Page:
S. A. Shute & R. W. Shute
- previous image next image enlarge image back
- FREDERICK BUXTON
- Samuel Addison Shute (1803–1836) and Ruth Whittier Shute (1803–1882)
- Lowell, Massachusetts
- c. 1831
- Watercolor, gouache, pencil, and ink on paper with applied gold foil
- 18 1/4 x 15 1/4 in.
- American Folk Art Museum, gift of Ralph Esmerian, 2005.8.6
- Samuel Addison Shute and Ruth Whittier Shute were an unusually talented, prolific, and enterprising pair of artists. They were married in Sommersworth, New Hampshire, on October 16, 1827. Ruth was a double first cousin of the celebrated abolitionist poet John Greenleaf Whittier, their fathers being brothers and their mothers being first cousins. She was born in Dover, New Hampshire, the eighth of nine children, on October 3, 1803. Samuel was born on September 24 of the same year. He attended the Governor Dummer Academy in Byfield, Massachusetts, and went on to Dartmouth College. He was a physician and a Freemason and was cited in a history of Weare, New Hampshire, as giving the oration at a Fourth of July celebration in 1827.
After his marriage, Dr. Shute’s focus shifted away from medicine, and he joined his wife in an artistic partnership that took the couple through the hamlets and small cities of northern New England and New York State, selling their services as itinerant portrait painters. Their efforts met with considerable success until Samuel’s untimely death in Champlain, New York, in 1836, at the age of 32.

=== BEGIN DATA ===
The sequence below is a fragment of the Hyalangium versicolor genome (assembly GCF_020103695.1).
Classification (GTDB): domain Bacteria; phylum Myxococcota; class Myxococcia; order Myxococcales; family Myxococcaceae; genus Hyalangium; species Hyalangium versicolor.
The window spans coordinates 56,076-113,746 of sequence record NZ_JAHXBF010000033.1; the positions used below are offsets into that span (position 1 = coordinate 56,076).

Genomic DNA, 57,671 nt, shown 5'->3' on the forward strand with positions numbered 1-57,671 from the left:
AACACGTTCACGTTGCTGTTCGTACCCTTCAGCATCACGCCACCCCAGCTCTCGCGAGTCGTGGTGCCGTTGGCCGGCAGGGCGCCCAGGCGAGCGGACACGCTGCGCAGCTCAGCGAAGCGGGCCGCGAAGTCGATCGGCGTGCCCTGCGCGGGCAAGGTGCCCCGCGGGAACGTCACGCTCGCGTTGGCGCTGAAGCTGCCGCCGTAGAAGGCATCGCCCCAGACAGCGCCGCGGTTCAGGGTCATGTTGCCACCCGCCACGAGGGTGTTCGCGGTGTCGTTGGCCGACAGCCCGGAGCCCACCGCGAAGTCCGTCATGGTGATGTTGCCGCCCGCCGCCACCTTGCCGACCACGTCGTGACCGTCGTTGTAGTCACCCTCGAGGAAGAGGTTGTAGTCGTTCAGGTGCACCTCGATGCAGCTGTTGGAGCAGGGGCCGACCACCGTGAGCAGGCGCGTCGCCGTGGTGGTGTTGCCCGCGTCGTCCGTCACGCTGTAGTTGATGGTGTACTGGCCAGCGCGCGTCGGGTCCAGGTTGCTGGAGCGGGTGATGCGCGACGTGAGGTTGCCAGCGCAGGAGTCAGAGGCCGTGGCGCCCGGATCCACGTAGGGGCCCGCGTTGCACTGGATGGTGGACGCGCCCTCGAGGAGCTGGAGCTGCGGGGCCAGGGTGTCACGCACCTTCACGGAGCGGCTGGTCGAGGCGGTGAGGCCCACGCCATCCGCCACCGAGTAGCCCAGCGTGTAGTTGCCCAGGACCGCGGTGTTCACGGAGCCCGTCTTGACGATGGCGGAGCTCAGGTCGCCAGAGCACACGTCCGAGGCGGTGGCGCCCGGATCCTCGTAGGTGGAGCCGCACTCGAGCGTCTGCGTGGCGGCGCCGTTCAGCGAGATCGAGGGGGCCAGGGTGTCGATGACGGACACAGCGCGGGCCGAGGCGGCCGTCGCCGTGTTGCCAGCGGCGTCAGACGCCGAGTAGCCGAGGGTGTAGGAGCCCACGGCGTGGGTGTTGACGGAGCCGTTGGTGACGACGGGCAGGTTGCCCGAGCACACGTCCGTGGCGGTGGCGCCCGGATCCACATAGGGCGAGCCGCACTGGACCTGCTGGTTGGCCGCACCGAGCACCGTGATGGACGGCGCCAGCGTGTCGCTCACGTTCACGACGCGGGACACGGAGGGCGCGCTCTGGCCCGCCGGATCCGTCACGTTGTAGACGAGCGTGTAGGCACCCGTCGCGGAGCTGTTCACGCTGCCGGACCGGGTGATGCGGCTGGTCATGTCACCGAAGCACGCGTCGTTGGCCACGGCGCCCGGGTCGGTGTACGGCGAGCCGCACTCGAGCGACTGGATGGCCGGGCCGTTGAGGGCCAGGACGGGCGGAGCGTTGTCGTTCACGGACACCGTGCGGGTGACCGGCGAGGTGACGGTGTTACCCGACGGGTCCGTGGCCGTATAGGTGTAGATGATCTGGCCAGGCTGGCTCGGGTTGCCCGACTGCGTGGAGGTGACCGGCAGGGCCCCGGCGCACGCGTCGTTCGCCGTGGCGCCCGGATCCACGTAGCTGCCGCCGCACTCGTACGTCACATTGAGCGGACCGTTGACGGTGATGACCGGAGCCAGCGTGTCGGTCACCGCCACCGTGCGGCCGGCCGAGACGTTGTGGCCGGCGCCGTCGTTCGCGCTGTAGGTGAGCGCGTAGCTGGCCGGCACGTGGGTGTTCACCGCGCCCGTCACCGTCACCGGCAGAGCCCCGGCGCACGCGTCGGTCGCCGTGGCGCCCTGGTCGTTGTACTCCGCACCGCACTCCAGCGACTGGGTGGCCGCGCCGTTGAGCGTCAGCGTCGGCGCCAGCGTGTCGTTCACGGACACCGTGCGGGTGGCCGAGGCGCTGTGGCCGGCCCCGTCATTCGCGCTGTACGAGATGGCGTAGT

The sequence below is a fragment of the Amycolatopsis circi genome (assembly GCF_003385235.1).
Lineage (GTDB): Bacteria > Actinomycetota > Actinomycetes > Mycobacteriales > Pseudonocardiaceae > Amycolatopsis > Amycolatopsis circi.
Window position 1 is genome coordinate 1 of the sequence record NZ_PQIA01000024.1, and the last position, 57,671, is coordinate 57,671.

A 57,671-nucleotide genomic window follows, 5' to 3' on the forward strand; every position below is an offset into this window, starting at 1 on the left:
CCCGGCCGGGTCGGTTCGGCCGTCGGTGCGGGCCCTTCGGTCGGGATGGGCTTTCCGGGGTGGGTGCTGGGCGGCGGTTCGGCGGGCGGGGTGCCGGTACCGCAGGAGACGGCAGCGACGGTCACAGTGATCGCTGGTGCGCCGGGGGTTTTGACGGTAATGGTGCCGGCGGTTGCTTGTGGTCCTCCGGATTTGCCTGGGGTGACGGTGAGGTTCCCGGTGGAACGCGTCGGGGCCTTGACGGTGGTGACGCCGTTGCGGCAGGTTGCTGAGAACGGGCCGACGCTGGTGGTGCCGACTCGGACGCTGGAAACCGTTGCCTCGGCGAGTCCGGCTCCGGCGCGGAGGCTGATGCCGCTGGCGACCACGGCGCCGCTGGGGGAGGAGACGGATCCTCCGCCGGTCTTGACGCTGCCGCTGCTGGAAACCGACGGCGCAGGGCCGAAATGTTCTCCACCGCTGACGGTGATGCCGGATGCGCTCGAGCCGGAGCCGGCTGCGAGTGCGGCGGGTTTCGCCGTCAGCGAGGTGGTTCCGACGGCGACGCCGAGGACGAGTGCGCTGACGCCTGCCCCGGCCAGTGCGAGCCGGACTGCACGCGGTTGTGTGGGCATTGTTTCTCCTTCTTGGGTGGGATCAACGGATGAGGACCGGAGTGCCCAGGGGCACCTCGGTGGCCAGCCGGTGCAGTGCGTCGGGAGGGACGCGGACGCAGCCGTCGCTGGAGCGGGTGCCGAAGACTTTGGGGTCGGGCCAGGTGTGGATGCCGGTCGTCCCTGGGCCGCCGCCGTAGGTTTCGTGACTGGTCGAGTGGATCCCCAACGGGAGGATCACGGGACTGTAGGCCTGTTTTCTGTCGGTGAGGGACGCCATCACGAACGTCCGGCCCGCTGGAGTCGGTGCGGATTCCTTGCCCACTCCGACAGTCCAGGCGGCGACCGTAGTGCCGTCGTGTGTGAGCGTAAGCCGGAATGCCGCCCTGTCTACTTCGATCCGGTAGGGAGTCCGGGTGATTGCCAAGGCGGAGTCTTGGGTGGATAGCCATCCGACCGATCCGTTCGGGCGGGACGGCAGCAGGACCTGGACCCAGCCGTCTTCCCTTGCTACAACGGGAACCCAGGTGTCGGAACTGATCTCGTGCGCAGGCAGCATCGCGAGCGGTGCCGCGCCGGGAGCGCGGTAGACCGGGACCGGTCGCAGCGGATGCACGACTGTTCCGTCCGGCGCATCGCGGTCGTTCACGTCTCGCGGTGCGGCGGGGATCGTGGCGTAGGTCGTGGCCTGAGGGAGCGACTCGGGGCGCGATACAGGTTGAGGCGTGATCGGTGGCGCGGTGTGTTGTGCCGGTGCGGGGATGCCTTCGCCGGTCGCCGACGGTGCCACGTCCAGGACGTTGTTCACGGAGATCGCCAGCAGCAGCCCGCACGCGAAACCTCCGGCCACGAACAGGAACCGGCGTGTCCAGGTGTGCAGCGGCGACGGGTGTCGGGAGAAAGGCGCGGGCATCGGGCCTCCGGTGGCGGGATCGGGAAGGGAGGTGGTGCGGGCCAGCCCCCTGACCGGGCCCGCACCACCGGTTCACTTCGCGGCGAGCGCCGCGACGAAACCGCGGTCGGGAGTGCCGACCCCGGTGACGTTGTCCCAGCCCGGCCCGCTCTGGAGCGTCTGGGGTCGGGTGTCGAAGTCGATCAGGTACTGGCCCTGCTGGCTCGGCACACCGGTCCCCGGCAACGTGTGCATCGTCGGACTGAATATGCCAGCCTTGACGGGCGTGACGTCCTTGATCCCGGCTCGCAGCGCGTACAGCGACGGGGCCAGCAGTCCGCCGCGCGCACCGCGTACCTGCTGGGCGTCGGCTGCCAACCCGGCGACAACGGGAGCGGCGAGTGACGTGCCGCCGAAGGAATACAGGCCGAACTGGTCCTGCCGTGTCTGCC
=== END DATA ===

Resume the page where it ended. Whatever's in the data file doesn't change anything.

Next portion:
An advertisement placed by the young artists in the (Newport) New Hampshire Argus and Spectator (April 15, 1833) shows one of their methods of attracting clients: “PORTRAIT / PAINTING! / MR. AND MRS. SHUTE / Would inform the Ladies and Gentlemen of Newport, N.H. that they / have taken a room at Nettleton’s Hotel, where they will remain for a short / time. / All who may employ them may rest assured that a correct likeness of / the original will be obtained. If not the work may remain on our hands. / Prices will be regulated, according to the size of the portrait. / CALL AND EXAMINE THE PAINTINGS / Price from 5 to 10 dollars. / April 15, 1833.”
The Shutes employed a highly unusual method of painting in that they simultaneously directed their creative energies to the same portrait. Although the great majority of their pictures are unsigned, a number of watercolors and oils are inscribed on the reverse: “Painted by R.W. Shute and S.A. Shute.” In a few watercolors, their contributions are more specifically documented: “Drawn by R.W. Shute / and / Painted by S.A. Shute.”
This apparently felicitous collaboration combined an attraction to multiple styles with an interest in experimenting with a diverse and unorthodox mixture of materials. The resulting body of work exhibits an astonishing vitality and complexity. When a portrait was painted in oil, the artists frequently interspersed applications of pigment with layers of varnish and glazes. When working on paper, their primary medium was watercolor, but that was freely supplemented with pastel, gouache, pencil, collage, gum arabic, and reserved blank areas in order to obtain different effects. The work is fresh and spontaneous, but great care seems to have been taken to obtain the individuality of the sitter, resulting in an insightful renderings and likenesses that reflect a compelling degree of personal engagement.